Monaco, the small principality at the heart of the French Riviera, has long been a playground for some of the world’s wealthiest people. Actors, sports stars, oligarchs and locals all reside in this enclosed and often exclusive area.
Two events regularly attract large numbers to the shores of Monaco; the nearby Cannes Film Festival and the iconic Monaco Grand Prix. However, as Russian oligarch Dmitry Rybolovlev begins to open his wallet to bolster the AS Monaco side he acquired in 2011, the latest collective of famous faces to grace the streets of Monaco could soon be some of the most talented footballers on the continent.
Saturday’s all-German Champions League final gifted the media the chance to browse back over the competition’s previous finals. Eventful encounters in 1999, 2005 and 2008 always feature more prominently, but the 2004 final has never been one to generate much attention. It is primarily remembered as the night José Mourinho firmly put himself on the footballing map, but the game itself – a 3-0 win for Porto over Monaco – seems to have been archived in the back of the history books.
It seemed somewhat coincidental then that in the week building up to this year’s Champions League finale, the two sides that played out the 2004 final were again making headlines. However, it was their activities off the pitch rather than on it that were raising a few eyebrows.
News broke last week that Monaco had completed the €70 million double signing of two of Porto’s 2012/13 title-winning squad: João Moutinho (€25m) and James Rodríguez (€45m). Both players have good European pedigrees and attaining their services on long-term contracts has been seen by some as a massive coup for the newly-promoted Ligue 1 side.
The capture of the Porto duo is set to be only the start of an exciting summer for manager Claudio Ranieri and everyone involved at Monaco. One man that is on the cusp of joining Les Rouges et Blanc in what will send shockwaves through the rest of Europe is 27-year-old Radamel Falcao.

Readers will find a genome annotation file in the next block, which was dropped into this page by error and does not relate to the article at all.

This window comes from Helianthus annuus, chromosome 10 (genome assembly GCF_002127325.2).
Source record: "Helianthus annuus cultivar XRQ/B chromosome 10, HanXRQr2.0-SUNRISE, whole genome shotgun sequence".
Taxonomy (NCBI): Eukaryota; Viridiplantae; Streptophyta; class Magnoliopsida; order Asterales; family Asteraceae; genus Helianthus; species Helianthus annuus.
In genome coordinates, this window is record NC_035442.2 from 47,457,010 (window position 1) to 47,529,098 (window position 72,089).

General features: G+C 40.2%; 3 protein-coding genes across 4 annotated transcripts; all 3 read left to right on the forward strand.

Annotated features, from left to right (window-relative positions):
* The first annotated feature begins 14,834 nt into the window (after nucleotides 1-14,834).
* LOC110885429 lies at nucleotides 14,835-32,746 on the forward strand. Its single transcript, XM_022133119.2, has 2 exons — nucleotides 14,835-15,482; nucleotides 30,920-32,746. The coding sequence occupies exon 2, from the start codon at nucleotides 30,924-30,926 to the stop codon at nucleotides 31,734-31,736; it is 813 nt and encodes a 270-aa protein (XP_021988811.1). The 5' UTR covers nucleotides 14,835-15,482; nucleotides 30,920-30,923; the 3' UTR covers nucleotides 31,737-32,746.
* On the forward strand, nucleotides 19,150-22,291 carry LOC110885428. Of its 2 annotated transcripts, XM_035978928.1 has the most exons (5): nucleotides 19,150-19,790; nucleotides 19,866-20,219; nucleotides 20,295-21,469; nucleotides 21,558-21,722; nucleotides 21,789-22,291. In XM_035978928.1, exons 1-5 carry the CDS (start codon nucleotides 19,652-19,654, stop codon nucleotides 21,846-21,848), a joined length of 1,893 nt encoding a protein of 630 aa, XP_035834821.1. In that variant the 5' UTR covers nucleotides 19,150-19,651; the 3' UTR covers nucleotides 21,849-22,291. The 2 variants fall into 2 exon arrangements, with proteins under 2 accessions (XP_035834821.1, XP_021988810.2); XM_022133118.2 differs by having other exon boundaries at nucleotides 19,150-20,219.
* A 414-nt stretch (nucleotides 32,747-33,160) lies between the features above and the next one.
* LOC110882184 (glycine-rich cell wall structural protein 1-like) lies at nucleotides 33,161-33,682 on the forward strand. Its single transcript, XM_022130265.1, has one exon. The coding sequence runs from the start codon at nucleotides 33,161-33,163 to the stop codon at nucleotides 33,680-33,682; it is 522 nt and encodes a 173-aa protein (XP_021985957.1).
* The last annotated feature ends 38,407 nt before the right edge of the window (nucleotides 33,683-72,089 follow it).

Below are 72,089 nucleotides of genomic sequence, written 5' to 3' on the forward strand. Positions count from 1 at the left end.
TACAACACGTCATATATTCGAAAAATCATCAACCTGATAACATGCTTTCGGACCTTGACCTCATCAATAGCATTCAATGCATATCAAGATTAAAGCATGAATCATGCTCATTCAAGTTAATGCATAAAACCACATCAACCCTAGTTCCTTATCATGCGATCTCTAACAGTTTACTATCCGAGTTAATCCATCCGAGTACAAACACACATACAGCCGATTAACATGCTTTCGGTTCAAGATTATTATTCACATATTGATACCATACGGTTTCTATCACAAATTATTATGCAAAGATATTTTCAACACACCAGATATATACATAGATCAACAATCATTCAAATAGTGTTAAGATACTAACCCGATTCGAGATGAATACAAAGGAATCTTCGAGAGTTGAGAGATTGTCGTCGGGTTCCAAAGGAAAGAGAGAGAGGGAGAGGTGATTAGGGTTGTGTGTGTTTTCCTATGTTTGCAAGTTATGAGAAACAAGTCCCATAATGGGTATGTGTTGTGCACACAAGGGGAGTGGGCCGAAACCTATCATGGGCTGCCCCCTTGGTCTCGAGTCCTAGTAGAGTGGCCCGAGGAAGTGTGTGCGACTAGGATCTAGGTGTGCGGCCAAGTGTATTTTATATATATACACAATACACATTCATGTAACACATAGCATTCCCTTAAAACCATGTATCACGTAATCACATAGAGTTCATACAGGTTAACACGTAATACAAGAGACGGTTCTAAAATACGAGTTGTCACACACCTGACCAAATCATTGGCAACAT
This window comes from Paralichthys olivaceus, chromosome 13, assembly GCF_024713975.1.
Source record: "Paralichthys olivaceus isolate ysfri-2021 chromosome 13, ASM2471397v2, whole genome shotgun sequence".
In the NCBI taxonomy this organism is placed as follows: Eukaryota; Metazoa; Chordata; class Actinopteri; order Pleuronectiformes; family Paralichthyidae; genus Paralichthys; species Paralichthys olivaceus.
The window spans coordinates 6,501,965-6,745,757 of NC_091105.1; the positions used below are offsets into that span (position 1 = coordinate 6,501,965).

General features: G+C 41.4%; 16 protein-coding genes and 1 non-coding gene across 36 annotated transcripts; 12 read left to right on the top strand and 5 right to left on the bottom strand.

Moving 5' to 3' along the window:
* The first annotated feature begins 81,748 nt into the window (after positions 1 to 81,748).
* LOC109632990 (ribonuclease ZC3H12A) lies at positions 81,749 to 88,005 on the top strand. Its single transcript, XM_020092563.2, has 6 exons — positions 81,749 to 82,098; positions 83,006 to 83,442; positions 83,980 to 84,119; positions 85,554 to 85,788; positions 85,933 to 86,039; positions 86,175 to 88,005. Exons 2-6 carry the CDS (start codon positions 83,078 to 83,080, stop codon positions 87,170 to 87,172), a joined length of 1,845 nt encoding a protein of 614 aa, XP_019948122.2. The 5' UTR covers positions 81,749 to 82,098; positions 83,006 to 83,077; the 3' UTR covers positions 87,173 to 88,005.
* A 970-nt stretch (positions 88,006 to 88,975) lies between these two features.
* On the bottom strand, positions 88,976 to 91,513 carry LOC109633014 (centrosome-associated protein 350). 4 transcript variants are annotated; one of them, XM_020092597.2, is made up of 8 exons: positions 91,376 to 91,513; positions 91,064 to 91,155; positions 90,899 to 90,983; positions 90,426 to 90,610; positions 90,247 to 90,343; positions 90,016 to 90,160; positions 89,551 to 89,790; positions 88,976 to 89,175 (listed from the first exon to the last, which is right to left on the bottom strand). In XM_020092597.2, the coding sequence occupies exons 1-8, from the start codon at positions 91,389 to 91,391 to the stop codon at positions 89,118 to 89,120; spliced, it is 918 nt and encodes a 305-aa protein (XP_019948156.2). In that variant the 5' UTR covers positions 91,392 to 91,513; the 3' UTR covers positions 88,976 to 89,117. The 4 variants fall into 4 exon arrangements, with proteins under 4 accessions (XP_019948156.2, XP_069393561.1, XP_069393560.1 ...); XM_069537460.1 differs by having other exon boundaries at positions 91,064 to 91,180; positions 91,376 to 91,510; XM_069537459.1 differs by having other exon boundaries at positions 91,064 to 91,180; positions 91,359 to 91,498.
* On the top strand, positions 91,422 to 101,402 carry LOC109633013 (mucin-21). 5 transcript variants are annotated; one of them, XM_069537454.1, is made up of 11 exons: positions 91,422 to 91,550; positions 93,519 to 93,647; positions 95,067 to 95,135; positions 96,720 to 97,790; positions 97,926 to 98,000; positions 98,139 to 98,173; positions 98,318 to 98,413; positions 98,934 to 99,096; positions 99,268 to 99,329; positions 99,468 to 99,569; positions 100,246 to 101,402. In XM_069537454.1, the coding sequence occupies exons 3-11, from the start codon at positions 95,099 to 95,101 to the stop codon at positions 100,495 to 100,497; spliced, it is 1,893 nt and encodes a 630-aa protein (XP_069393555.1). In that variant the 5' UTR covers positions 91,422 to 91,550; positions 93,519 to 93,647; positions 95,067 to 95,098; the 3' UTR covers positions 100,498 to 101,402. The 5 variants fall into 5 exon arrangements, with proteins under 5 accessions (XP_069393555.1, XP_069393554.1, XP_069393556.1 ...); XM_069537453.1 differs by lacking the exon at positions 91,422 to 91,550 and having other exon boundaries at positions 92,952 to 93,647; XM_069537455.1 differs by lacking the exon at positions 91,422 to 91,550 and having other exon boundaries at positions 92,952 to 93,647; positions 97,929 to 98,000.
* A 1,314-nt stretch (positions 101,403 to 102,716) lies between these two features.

Falcao has long been courted by the biggest clubs in European football, but his signature looks to have been sealed by Monaco. The Colombian has set La Liga alight for the past two seasons; before that, Moutinho et co. at Porto were helping him fire the Portuguese side to Europa League glory.
The allure of French football has never been a magnet for world-class players, yet the success so far enjoyed by the money-laden Paris Saint-Germain has surely laid a blueprint that Monaco are keen to copy. Despite only regaining their Ligue 1 this season, the bolstering of their squad could well place Monaco in the same bracket as potential top two challengers alongside Lyon and Olympique Marseille.
The conclusion of the European football season has seen football fans turn to the transfer window as their source of excitement. Clubs like Manchester City, Chelsea, Real Madrid and Paris Saint Germain now look set to be joined in the rumour mill by one AS Monaco.
Monaco’s class of 2004 that came to within one game of European glory contained names like Evra, Morientes and Giuly. With the signings of Moutinho, Rodríguez and potentially Falcao, the European crown they were so close to obtaining almost ten years ago could well be heading to the principality in a few years’ time.